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The one unconventional recruitment technique more effective than interviews

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There is one unconventional recruitment technique more effective than everything else. Even interviews. What is it?

Well, if you hired a chef, you wouldn’t just interview them, would you? You’d also want to taste their cooking, right?

So why then do so many recruitment processes only involve interviews? It doesn’t make any sense.

And research backs this up.

In his book, Work Rules!, Laszlo Bock – former Google Senior Vice President, People Operations – summarises the results of a meta-study1 that reviewed 85 years of research on the topic.

The study showed that work sample tests (i.e. tasting the chef’s cooking) are the best predictor of how someone will perform in a role.

General cognitive ability tests are the second most effective predictors, tied alongside structured interviews (i.e. where candidates are asked a consistent set of questions).

But we don’t need to choose one or the other. The study showed a combination of techniques is better than any single technique.

So why not include all three techniques in your next recruitment process? You could use:

  • A general cognitive ability test, where a candidate’s verbal, numerical and abstract reasoning ability is evaluated. There are online providers of professional grade tests like this, so pick an appropriate one and ask each candidate to complete it online.
  • A work sample test, where each candidate completes a piece of work typical of the role. Roles with low task variation will be easier to assess (e.g. if you’re recruiting a recruiter, give them a job description and ask them to design a recruitment process; or give a programmer a section of code and ask them to identify errors and optimisation opportunities). For jobs with high task variation, it will be harder, so prioritise tasks that are both critical to the role and hard to find in the labour market. You could ask them to do this in their own time at home or to come into the office and do it at a set time.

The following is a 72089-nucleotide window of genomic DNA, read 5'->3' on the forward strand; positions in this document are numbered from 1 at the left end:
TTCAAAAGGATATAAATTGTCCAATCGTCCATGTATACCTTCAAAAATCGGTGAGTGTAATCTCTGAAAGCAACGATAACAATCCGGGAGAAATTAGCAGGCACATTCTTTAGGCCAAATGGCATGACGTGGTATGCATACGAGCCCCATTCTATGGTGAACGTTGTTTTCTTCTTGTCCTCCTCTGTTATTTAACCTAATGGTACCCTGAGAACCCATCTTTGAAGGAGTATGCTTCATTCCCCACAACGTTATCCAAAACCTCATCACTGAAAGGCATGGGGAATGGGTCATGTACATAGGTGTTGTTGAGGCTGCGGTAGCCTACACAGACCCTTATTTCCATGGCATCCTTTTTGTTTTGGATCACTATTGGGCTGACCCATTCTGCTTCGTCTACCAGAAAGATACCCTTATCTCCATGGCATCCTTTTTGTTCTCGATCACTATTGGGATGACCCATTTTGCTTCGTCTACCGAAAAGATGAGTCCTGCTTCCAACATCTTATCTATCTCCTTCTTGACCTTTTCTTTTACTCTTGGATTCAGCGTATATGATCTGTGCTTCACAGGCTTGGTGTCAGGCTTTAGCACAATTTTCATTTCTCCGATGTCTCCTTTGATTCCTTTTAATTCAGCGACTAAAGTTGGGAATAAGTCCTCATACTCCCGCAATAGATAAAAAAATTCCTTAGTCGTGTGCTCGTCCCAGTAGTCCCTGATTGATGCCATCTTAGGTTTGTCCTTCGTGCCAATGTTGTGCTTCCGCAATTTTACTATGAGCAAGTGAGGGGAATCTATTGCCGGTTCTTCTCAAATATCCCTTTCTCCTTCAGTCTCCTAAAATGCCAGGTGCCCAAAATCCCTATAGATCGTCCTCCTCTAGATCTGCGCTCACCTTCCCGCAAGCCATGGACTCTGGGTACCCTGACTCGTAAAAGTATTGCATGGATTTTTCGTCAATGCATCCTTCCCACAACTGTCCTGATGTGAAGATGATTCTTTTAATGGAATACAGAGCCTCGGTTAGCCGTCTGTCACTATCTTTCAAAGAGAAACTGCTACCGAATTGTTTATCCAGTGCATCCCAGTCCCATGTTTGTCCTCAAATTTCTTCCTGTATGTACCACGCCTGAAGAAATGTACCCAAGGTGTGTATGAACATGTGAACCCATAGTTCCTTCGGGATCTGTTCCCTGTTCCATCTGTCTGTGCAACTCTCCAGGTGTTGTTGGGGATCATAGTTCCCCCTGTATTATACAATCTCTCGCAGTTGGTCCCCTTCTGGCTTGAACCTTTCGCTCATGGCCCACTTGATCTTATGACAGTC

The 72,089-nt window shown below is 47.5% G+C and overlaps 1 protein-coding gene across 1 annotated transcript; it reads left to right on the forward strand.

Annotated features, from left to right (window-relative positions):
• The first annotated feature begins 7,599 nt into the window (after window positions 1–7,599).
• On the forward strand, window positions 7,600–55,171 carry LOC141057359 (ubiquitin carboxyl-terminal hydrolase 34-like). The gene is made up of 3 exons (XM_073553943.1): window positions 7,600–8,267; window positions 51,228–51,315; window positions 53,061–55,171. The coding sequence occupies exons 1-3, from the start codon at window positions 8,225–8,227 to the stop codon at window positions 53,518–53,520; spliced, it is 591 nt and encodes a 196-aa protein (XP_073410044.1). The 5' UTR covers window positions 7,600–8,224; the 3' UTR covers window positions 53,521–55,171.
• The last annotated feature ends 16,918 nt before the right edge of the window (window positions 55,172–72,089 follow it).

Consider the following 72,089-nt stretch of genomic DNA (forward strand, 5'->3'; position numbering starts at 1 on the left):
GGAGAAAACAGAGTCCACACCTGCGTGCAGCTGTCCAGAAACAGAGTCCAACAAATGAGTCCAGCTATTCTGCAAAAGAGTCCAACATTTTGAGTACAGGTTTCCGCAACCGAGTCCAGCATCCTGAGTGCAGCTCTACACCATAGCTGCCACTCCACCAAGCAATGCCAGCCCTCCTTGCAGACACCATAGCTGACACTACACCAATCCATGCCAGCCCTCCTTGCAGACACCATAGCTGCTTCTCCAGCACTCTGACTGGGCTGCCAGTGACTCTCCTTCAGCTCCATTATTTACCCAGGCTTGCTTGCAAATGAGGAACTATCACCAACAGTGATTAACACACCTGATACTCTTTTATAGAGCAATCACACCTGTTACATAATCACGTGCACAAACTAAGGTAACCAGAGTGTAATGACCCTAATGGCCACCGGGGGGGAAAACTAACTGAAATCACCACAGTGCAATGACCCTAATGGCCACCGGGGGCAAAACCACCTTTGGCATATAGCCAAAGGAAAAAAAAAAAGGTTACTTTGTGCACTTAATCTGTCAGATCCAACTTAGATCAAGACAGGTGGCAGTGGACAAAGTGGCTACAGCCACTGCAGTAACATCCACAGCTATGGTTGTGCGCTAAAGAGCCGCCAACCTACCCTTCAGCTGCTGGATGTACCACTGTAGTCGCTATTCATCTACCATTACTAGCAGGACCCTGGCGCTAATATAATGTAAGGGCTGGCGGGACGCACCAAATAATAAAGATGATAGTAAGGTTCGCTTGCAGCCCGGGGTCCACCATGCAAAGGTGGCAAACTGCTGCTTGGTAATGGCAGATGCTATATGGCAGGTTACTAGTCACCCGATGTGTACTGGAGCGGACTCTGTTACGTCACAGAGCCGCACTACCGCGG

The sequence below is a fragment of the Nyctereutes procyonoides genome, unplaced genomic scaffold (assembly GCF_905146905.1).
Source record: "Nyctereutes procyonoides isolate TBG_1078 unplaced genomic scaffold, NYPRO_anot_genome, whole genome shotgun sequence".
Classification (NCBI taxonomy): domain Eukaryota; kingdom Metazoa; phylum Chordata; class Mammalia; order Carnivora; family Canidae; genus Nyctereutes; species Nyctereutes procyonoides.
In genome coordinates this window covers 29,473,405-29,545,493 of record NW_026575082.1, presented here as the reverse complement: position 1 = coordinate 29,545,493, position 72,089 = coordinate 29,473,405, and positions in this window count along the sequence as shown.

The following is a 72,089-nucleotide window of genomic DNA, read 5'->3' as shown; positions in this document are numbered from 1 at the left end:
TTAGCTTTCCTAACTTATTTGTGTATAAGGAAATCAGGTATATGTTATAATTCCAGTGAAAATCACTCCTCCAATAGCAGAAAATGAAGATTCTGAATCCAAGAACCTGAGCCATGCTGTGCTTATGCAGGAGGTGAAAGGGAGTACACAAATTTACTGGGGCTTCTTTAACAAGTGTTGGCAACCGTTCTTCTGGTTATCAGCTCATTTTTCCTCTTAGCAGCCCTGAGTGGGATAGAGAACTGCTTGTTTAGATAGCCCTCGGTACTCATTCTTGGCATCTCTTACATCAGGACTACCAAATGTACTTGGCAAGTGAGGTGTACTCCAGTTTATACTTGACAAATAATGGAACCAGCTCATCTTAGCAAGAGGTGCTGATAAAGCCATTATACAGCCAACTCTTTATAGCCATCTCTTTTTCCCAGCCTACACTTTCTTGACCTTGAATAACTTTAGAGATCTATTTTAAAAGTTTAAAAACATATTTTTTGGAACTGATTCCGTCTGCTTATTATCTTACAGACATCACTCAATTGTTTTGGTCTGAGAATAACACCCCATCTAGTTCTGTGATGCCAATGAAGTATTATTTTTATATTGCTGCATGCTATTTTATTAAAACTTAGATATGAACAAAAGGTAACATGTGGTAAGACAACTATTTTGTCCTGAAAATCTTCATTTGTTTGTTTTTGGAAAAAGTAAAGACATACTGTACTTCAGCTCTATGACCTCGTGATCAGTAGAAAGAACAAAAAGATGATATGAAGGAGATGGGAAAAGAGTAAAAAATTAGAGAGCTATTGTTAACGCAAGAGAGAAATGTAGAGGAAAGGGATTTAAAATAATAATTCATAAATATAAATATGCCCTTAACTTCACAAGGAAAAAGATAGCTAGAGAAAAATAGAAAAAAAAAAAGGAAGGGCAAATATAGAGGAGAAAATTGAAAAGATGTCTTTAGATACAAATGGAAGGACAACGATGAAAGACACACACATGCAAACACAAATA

• A structured interview, with questions focussed on the essential behavioural and technical requirements of the role.

The study doesn’t say anything about the optimal order of techniques. However, I’d suggest doing the interview last, so that you can leave some time to dig into any interesting outcomes from the cognitive ability and work sample tests.

Hiring the right people is a critical success factor for any organisation. And recruitment is difficult. So, it’s worth investing the effort in designing and running an effective process.

One question for you

What’s a relevant work sample test that you could incorporate into your next recruitment process?

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  1. Schmidt, FL & Hunter, JE (1998). The validity and utility of selection methods in personnel psychology: Practical and theoretical implications of 85 years of research findings. Psychological Bulletin, 124(2), 262–274. Source